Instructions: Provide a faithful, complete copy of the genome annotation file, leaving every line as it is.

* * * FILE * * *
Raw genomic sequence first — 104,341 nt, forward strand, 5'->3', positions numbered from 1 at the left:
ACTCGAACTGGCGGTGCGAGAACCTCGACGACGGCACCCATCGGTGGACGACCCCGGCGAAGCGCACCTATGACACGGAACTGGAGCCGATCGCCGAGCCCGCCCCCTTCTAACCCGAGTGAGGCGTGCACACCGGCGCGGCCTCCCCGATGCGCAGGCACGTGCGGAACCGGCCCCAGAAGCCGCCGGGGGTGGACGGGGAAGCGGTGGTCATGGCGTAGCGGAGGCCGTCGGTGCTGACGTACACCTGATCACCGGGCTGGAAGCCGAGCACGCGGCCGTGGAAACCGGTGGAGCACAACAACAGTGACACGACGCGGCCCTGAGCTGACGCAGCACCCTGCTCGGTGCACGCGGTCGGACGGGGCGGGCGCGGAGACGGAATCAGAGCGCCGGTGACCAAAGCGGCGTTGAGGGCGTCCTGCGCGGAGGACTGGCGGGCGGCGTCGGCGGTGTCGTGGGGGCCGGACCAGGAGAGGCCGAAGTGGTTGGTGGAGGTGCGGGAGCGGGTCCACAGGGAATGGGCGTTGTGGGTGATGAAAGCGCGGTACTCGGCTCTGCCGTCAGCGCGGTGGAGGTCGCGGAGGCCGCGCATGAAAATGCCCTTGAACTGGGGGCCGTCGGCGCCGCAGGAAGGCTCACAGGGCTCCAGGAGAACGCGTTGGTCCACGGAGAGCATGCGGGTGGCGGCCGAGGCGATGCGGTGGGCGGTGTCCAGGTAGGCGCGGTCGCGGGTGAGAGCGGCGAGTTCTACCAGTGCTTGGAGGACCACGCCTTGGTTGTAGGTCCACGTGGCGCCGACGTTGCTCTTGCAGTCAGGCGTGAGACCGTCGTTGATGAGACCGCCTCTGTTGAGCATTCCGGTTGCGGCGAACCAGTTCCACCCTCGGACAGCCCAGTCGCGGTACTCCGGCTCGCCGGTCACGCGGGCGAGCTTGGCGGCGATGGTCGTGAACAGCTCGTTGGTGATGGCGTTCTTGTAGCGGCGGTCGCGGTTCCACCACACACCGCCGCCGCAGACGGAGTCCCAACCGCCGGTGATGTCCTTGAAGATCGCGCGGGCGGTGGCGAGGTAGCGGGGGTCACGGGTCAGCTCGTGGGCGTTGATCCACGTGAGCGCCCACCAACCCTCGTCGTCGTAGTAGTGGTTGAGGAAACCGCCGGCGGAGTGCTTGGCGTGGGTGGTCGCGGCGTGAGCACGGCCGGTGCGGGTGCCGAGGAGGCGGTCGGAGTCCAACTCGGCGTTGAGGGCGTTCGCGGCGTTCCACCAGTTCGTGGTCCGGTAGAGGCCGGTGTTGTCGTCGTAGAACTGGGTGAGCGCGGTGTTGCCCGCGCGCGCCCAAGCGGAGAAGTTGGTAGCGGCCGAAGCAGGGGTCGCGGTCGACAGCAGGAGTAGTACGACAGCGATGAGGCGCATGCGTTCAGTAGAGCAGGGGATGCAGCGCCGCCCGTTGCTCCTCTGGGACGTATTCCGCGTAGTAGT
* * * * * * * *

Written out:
Raw genomic sequence first — 104,341 nt, forward strand, 5'->3', positions numbered from 1 at the left:
ACTCGAACTGGCGGTGCGAGAACCTCGACGACGGCACCCATCGGTGGACGACCCCGGCGAAGCGCACCTATGACACGGAACTGGAGCCGATCGCCGAGCCCGCCCCCTTCTAACCCGAGTGAGGCGTGCACACCGGCGCGGCCTCCCCGATGCGCAGGCACGTGCGGAACCGGCCCCAGAAGCCGCCGGGGGTGGACGGGGAAGCGGTGGTCATGGCGTAGCGGAGGCCGTCGGTGCTGACGTACACCTGATCACCGGGCTGGAAGCCGAGCACGCGGCCGTGGAAACCGGTGGAGCACAACAACAGTGACACGACGCGGCCCTGAGCTGACGCAGCACCCTGCTCGGTGCACGCGGTCGGACGGGGCGGGCGCGGAGACGGAATCAGAGCGCCGGTGACCAAAGCGGCGTTGAGGGCGTCCTGCGCGGAGGACTGGCGGGCGGCGTCGGCGGTGTCGTGGGGGCCGGACCAGGAGAGGCCGAAGTGGTTGGTGGAGGTGCGGGAGCGGGTCCACAGGGAATGGGCGTTGTGGGTGATGAAAGCGCGGTACTCGGCTCTGCCGTCAGCGCGGTGGAGGTCGCGGAGGCCGCGCATGAAAATGCCCTTGAACTGGGGGCCGTCGGCGCCGCAGGAAGGCTCACAGGGCTCCAGGAGAACGCGTTGGTCCACGGAGAGCATGCGGGTGGCGGCCGAGGCGATGCGGTGGGCGGTGTCCAGGTAGGCGCGGTCGCGGGTGAGAGCGGCGAGTTCTACCAGTGCTTGGAGGACCACGCCTTGGTTGTAGGTCCACGTGGCGCCGACGTTGCTCTTGCAGTCAGGCGTGAGACCGTCGTTGATGAGACCGCCTCTGTTGAGCATTCCGGTTGCGGCGAACCAGTTCCACCCTCGGACAGCCCAGTCGCGGTACTCCGGCTCGCCGGTCACGCGGGCGAGCTTGGCGGCGATGGTCGTGAACAGCTCGTTGGTGATGGCGTTCTTGTAGCGGCGGTCGCGGTTCCACCACACACCGCCGCCGCAGACGGAGTCCCAACCGCCGGTGATGTCCTTGAAGATCGCGCGGGCGGTGGCGAGGTAGCGGGGGTCACGGGTCAGCTCGTGGGCGTTGATCCACGTGAGCGCCCACCAACCCTCGTCGTCGTAGTAGTGGTTGAGGAAACCGCCGGCGGAGTGCTTGGCGTGGGTGGTCGCGGCGTGAGCACGGCCGGTGCGGGTGCCGAGGAGGCGGTCGGAGTCCAACTCGGCGTTGAGGGCGTTCGCGGCGTTCCACCAGTTCGTGGTCCGGTAGAGGCCGGTGTTGTCGTCGTAGAACTGGGTGAGCGCGGTGTTGCCCGCGCGCGCCCAAGCGGAGAAGTTGGTAGCGGCCGAAGCAGGGGTCGCGGTCGACAGCAGGAGTAGTACGACAGCGATGAGGCGCATGCGTTCAGTAGAGCAGGGGATGCAGCGCCGCCCGTTGCTCCTCTGGGACGTATTCCGCGTAGTAGT